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Wednesday, September 17, 2014

‘Plantation stocks are good buy’


PALM oil’s slump to a five-year low offers investors an opportunity to buy plantation stocks, according to Dorab Mistry, director at Godrej International Ltd, who says producers are still making money.

“I am often asked these days if palm plantation and processing company equities should be bought: my answer is a resounding yes,” Mistry said on Monday, without identifying the stocks.

“You invest in plantations when palm oil prices are low. I prefer processing companies which manufacture speciality fats, oleochemicals, biodiesel and own consumer brands. Upstream companies will benefit when the price cycle turns.”

Mistry, who has traded palm oil for more than three decades, joins Standard Chartered Plc in recommending investors buy plantation stocks to profit from a rebound in prices.

Palm oil fell to a five-year low on September 2 as output from Indonesia and Malaysia, the biggest producers, topped demand amid a glut in global cooking oil supplies, including soyabean oil.

Global palm consumption increased 81 per cent in the decade to last year as rising incomes lifted demand, United States government data show.

“Long-term demand for palm oil is very supportive of the sector, and that supports the case for recovery in crude palm oil (CPO) prices,” said Alex Fergusson, a fund manager at Singapore-based Woodside Holdings Investment Management Pte, referring to a period of five to 10 years.

Growth in per capita gross domestic product and populations in emerging markets are the drivers for demand, said Fergusson.

Prices will drop in the next few weeks towards the cost at which growers in Asia produce the world’s most-used cooking oil, said Mistry, according to remarks at a conference in Shanghai.

Futures will drop to about RM1,900 a tonne, he said.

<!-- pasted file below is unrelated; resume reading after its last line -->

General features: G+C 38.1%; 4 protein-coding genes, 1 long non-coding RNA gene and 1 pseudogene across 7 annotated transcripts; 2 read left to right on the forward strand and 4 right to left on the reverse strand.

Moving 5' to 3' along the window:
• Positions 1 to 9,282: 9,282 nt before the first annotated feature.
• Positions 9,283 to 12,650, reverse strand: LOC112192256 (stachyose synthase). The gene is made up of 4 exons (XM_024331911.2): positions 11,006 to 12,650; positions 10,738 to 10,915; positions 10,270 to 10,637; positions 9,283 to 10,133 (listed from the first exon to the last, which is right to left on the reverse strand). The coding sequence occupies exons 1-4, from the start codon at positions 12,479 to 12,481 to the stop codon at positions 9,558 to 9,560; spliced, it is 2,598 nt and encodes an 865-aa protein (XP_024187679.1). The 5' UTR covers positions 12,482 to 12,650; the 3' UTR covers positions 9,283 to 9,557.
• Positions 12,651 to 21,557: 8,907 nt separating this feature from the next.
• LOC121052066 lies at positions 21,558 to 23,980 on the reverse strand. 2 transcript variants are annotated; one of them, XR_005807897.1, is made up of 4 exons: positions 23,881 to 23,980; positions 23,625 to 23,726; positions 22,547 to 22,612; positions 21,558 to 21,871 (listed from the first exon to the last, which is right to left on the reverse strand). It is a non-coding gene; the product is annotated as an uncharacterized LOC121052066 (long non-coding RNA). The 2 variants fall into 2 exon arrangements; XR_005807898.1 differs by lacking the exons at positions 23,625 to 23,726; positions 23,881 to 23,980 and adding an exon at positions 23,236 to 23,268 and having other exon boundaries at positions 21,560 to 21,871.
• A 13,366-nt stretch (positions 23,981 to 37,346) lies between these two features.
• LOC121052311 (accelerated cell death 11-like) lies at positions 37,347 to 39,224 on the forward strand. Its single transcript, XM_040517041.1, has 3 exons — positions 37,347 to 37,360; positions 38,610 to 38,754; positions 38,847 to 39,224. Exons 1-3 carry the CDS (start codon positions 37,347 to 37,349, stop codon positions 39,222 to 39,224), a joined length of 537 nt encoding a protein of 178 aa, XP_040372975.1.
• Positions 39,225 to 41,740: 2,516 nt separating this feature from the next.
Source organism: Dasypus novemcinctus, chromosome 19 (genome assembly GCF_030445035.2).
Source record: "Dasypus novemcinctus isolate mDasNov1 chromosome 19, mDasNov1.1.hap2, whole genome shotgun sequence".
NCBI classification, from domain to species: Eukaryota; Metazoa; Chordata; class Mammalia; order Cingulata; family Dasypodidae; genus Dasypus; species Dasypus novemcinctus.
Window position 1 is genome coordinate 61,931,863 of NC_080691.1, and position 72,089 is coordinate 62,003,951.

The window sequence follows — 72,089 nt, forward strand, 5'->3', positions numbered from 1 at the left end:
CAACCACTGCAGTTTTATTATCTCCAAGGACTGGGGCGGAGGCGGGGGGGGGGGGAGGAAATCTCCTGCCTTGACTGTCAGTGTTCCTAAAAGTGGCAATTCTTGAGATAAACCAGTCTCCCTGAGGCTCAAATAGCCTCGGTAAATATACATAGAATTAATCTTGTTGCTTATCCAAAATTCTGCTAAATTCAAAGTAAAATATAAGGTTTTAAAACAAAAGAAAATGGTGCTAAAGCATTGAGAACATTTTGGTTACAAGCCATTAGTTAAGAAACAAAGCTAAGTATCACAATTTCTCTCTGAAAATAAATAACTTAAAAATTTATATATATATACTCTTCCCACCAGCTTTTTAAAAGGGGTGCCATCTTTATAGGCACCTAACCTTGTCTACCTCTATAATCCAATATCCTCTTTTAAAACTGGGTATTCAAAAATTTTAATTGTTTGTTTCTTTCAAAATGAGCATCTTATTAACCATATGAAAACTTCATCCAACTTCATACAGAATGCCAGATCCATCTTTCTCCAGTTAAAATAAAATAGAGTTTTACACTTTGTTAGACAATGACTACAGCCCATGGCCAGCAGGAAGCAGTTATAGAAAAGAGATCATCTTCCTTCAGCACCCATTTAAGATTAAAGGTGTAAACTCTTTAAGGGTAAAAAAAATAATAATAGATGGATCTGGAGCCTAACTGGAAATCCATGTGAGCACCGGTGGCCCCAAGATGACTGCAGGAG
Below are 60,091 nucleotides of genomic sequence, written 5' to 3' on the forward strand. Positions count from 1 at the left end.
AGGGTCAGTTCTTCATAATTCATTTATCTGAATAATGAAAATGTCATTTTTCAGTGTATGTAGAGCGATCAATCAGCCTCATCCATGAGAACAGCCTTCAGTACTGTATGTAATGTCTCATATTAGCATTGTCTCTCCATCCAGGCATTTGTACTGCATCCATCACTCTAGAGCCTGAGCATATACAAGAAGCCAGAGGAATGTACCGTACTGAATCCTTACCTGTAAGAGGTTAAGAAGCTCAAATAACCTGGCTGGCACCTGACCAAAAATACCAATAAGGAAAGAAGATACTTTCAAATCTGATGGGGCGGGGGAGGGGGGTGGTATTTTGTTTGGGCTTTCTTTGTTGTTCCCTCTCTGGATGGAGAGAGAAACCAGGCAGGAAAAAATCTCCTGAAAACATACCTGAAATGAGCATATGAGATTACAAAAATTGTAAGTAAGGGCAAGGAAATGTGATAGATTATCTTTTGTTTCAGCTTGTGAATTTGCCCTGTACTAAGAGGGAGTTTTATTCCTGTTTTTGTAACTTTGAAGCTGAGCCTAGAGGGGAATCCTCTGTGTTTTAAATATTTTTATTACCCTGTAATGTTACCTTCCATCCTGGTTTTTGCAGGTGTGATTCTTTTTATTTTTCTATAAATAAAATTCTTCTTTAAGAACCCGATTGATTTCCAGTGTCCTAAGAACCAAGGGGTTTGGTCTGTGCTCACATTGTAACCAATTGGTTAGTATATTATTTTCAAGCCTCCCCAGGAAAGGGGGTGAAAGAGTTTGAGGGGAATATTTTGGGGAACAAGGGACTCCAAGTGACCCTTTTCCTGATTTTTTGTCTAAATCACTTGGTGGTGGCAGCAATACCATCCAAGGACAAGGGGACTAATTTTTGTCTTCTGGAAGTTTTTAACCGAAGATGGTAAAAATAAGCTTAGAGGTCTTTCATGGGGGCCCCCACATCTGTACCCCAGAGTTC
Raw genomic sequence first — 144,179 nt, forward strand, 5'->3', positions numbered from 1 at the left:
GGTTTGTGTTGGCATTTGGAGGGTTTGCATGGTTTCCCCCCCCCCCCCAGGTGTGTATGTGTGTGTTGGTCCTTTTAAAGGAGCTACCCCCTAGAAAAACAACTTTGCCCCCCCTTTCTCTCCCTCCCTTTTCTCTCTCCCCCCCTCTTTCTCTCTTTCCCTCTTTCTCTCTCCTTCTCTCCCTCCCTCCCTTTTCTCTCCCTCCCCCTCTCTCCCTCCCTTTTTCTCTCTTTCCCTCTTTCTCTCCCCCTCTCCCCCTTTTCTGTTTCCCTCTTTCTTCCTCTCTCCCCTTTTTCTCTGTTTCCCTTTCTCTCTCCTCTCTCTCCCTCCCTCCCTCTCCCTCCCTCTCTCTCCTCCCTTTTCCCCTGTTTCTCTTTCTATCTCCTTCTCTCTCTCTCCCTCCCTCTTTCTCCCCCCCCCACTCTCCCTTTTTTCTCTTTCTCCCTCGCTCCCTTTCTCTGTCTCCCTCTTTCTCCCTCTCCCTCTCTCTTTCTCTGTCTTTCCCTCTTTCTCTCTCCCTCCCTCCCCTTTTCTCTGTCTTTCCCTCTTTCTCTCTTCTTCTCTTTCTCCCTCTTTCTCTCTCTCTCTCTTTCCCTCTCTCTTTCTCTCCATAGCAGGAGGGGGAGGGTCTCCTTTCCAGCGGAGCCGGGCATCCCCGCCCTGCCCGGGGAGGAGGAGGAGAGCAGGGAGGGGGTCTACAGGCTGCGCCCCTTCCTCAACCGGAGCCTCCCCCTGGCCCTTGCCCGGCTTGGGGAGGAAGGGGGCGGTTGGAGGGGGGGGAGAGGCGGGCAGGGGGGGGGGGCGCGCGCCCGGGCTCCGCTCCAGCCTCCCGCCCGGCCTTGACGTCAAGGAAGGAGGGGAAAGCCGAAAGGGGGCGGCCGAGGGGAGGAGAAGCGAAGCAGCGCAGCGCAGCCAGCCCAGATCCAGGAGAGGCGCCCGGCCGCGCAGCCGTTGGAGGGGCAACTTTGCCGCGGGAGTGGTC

That is 9.6 per cent below Monday’s close on the Bursa Malaysia Derivatives and would be the lowest price since March 2009.

“It is almost impossible to forecast a bottom at this stage of the production cycle,” Mistry said.

“However, producers are still very much in the money and I do not foresee prices going below cost of production.”

Mistry’s address echoed comments that he made in emailed remarks to Bloomberg News last month, when he said the “world is awash with vegetable oils” and forecast that palm oil would drop towards the cost of output.

Palm oil’s drop hurt shares in growers this year.

Palm oil prices are expected to strengthen in the final quarter on lower production, and there is a better outlook for 2015 as biodiesel demand may increase, RHB Investment Bank Bhd said in a September 10 report.

The bank said it remains “overweight” on plantation stocks in Indonesia and Singapore.

CPO prices dropped 21 per cent this year to RM2,101 a tonne on Monday. Prices fell to a five-year low of RM1,914 on September 2, then rebounded after Malaysia scrapped an export levy for this month and next month.

Full-year output in Malaysia, the second-largest grower, will probably be more than the 19.7 million tonnes to 19.9 million tonnes initially estimated, Mistry said.

In the first eight months, supply was 12.76 million tonnes, 991,000 tonnes more than a year ago, while exports dropped 6.6 per cent to 10.99 million tonnes, he said.

Stockpiles will continue to rise and peak in December.

Reserves in Malaysia jumped 22 per cent to 2.05 million tonnes last month from July, the biggest percentage gain since October 2009, Malaysian Palm Oil Board data show.Bloomberg

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